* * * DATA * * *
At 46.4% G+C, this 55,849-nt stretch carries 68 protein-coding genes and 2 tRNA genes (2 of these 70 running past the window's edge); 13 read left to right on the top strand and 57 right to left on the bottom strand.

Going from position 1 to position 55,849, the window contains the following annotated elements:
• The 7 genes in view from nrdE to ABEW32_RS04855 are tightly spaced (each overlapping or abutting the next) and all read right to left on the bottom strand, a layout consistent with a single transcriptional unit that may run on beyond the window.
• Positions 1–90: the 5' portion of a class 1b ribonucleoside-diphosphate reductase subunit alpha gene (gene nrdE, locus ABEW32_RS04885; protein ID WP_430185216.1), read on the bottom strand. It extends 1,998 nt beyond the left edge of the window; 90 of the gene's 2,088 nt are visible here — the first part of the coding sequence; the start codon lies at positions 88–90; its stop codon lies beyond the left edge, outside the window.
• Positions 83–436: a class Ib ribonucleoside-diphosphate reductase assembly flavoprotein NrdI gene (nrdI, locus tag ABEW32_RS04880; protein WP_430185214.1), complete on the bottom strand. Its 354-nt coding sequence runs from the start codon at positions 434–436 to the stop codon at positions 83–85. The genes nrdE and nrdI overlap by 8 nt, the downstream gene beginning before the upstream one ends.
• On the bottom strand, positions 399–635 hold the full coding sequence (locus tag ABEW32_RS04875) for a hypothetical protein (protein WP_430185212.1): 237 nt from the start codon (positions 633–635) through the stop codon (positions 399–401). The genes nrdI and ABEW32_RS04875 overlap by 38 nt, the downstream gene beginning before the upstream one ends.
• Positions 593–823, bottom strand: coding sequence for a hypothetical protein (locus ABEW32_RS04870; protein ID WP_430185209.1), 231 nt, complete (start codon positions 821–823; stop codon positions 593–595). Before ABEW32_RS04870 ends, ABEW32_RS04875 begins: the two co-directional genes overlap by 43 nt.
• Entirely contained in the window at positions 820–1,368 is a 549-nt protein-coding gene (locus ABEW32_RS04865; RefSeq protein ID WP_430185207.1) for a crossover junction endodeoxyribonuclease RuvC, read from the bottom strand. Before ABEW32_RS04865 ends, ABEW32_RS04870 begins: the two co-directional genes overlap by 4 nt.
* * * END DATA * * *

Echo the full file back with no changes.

At 46.4% G+C, this 55,849-nt stretch carries 68 protein-coding genes and 2 tRNA genes (2 of these 70 running past the window's edge); 13 read left to right on the top strand and 57 right to left on the bottom strand.

Going from position 1 to position 55,849, the window contains the following annotated elements:
• The 7 genes in view from nrdE to ABEW32_RS04855 are tightly spaced (each overlapping or abutting the next) and all read right to left on the bottom strand, a layout consistent with a single transcriptional unit that may run on beyond the window.
• Positions 1–90: the 5' portion of a class 1b ribonucleoside-diphosphate reductase subunit alpha gene (gene nrdE, locus ABEW32_RS04885; protein ID WP_430185216.1), read on the bottom strand. It extends 1,998 nt beyond the left edge of the window; 90 of the gene's 2,088 nt are visible here — the first part of the coding sequence; the start codon lies at positions 88–90; its stop codon lies beyond the left edge, outside the window.
• Positions 83–436: a class Ib ribonucleoside-diphosphate reductase assembly flavoprotein NrdI gene (nrdI, locus tag ABEW32_RS04880; protein WP_430185214.1), complete on the bottom strand. Its 354-nt coding sequence runs from the start codon at positions 434–436 to the stop codon at positions 83–85. The genes nrdE and nrdI overlap by 8 nt, the downstream gene beginning before the upstream one ends.
• On the bottom strand, positions 399–635 hold the full coding sequence (locus tag ABEW32_RS04875) for a hypothetical protein (protein WP_430185212.1): 237 nt from the start codon (positions 633–635) through the stop codon (positions 399–401). The genes nrdI and ABEW32_RS04875 overlap by 38 nt, the downstream gene beginning before the upstream one ends.
• Positions 593–823, bottom strand: coding sequence for a hypothetical protein (locus ABEW32_RS04870; protein ID WP_430185209.1), 231 nt, complete (start codon positions 821–823; stop codon positions 593–595). Before ABEW32_RS04870 ends, ABEW32_RS04875 begins: the two co-directional genes overlap by 43 nt.
• Entirely contained in the window at positions 820–1,368 is a 549-nt protein-coding gene (locus ABEW32_RS04865; RefSeq protein ID WP_430185207.1) for a crossover junction endodeoxyribonuclease RuvC, read from the bottom strand. Before ABEW32_RS04865 ends, ABEW32_RS04870 begins: the two co-directional genes overlap by 4 nt.